Shim, Heereen, Dietwig Lowet, Stijn Luca, and Bart Vanrumste. 2021. “LETS : A Label-Efficient Training Scheme for Aspect-Based Sentiment Analysis by Using a Pre-Trained Language Model.” IEEE ACCESS 9: 115563–115578. doi:10.1109/access.2021.3101867.
Vancouver
1.
Shim H, Lowet D, Luca S, Vanrumste B. LETS : a label-efficient training scheme for aspect-based sentiment analysis by using a pre-trained language model. IEEE ACCESS. 2021;9:115563–78.
IEEE
[1]
H. Shim, D. Lowet, S. Luca, and B. Vanrumste, “LETS : a label-efficient training scheme for aspect-based sentiment analysis by using a pre-trained language model,” IEEE ACCESS, vol. 9, pp. 115563–115578, 2021.
@article{8717226,
  abstract     = {{Recently proposed pre-trained language models can be easily fine-tuned to a wide range of downstream tasks. However, a large-scale labelled task-specific dataset is required for fine-tuning creating a bottleneck in the development process of machine learning applications. To foster a fast development by reducing manual labelling efforts, we propose a Label-Efficient Training Scheme (LETS). The proposed LETS consists of three elements: (i) task-specific pre-training to exploit unlabelled task-specific corpus data, (ii) label augmentation to maximise the utility of labelled data, and (iii) active learning to label data strategically. In this paper, we apply LETS to a novel aspect-based sentiment analysis (ABSA) use-case for analysing the reviews of the health-related program supporting people to improve their sleep quality. We validate the proposed LETS on a custom health-related program-reviews dataset and another ABSA benchmark dataset. Experimental results show that the LETS can reduce manual labelling efforts 2-3 times compared to labelling with random sampling on both datasets. The LETS also outperforms other state-of-the-art active learning methods. Furthermore, the experimental results show that LETS can contribute to better generalisability with both datasets compared to other methods thanks to the task-specific pre-training and the proposed label augmentation. We expect this work could contribute to the natural language processing (NLP) domain by addressing the issue of the high cost of manually labelling data. Also, our work could contribute to the healthcare domain by introducing a new potential application of NLP techniques.}},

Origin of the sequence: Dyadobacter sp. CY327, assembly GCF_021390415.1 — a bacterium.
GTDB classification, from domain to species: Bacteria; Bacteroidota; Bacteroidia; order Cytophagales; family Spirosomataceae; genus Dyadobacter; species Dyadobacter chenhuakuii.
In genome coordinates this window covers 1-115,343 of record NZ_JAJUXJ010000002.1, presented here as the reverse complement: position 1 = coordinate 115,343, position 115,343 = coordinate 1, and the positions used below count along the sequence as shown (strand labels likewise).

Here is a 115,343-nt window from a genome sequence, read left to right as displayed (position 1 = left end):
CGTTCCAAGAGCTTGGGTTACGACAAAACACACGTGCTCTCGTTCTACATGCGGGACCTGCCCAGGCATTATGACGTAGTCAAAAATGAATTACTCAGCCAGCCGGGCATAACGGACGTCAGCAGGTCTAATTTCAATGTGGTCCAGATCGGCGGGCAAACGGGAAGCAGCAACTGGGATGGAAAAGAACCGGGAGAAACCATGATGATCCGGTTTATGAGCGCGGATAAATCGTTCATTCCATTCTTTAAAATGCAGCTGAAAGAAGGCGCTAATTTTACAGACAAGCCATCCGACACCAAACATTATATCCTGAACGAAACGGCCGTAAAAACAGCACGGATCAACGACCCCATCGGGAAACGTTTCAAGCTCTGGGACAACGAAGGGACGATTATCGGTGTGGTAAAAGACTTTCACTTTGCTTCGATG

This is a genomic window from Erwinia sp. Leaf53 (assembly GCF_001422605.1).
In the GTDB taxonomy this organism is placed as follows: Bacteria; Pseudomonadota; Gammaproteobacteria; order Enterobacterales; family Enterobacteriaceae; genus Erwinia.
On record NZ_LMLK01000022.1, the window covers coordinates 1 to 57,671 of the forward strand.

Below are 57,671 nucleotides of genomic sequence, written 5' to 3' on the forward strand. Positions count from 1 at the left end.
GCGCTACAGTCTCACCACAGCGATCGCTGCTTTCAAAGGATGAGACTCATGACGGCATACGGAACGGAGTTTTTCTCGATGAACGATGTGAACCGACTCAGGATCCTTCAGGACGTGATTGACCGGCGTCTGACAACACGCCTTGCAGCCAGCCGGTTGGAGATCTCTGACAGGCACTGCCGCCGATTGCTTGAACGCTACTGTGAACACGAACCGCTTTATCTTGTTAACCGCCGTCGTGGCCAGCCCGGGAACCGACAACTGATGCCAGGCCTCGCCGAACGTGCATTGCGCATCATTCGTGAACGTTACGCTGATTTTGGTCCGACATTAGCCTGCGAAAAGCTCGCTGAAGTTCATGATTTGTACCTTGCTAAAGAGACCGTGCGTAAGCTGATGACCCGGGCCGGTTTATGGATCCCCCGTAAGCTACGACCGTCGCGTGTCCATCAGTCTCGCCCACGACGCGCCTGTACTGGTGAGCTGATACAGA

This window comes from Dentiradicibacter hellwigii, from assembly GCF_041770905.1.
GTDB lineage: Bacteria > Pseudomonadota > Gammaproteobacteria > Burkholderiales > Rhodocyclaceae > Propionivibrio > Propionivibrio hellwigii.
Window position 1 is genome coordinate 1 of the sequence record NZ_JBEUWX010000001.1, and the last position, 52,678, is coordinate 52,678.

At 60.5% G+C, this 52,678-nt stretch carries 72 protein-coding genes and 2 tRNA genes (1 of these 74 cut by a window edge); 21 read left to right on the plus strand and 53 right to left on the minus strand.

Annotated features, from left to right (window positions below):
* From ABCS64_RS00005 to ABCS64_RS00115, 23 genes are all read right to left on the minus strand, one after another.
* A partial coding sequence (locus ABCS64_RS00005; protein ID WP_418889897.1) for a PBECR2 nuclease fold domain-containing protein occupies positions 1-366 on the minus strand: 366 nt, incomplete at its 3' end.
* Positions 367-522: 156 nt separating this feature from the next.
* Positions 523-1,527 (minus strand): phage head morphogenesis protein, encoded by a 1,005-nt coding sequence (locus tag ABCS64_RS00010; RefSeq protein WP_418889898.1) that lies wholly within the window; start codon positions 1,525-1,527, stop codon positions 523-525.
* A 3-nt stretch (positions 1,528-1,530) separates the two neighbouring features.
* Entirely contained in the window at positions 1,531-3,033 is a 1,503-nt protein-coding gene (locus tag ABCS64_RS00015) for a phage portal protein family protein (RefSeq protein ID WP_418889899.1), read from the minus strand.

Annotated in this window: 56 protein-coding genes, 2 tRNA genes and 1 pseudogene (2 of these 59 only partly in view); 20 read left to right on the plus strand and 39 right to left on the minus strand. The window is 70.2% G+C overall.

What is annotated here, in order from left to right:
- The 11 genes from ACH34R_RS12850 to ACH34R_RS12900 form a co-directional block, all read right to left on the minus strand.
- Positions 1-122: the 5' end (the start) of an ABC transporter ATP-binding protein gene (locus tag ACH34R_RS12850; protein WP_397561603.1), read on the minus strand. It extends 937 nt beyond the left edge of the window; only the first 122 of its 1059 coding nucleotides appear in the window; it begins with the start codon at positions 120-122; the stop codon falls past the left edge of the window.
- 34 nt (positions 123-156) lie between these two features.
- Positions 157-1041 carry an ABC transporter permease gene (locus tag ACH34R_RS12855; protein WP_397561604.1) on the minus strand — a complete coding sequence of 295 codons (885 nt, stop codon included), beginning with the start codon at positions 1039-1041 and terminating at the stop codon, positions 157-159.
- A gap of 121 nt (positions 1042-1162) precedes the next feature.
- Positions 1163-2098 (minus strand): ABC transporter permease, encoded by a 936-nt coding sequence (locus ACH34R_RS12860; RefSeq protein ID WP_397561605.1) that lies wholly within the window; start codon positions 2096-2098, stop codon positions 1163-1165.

author       = {{Shim, Heereen and Lowet, Dietwig and Luca, Stijn and Vanrumste, Bart}},
  issn         = {{2169-3536}},
  journal      = {{IEEE ACCESS}},
  keywords     = {{General Engineering,General Materials Science,General Computer Science,Task analysis,Labeling,Uncertainty,Sentiment analysis,Natural language processing,Data models,Training,Active learning,machine learning,natural language processing,neural networks,sentiment analysis}},
  language     = {{eng}},
  pages        = {{115563--115578}},
  title        = {{LETS : a label-efficient training scheme for aspect-based sentiment analysis by using a pre-trained language model}},
  url          = {{http://dx.doi.org/10.1109/access.2021.3101867}},
  volume       = {{9}},
  year         = {{2021}},
}

Altmetric
View in Altmetric
Web of Science
Times cited: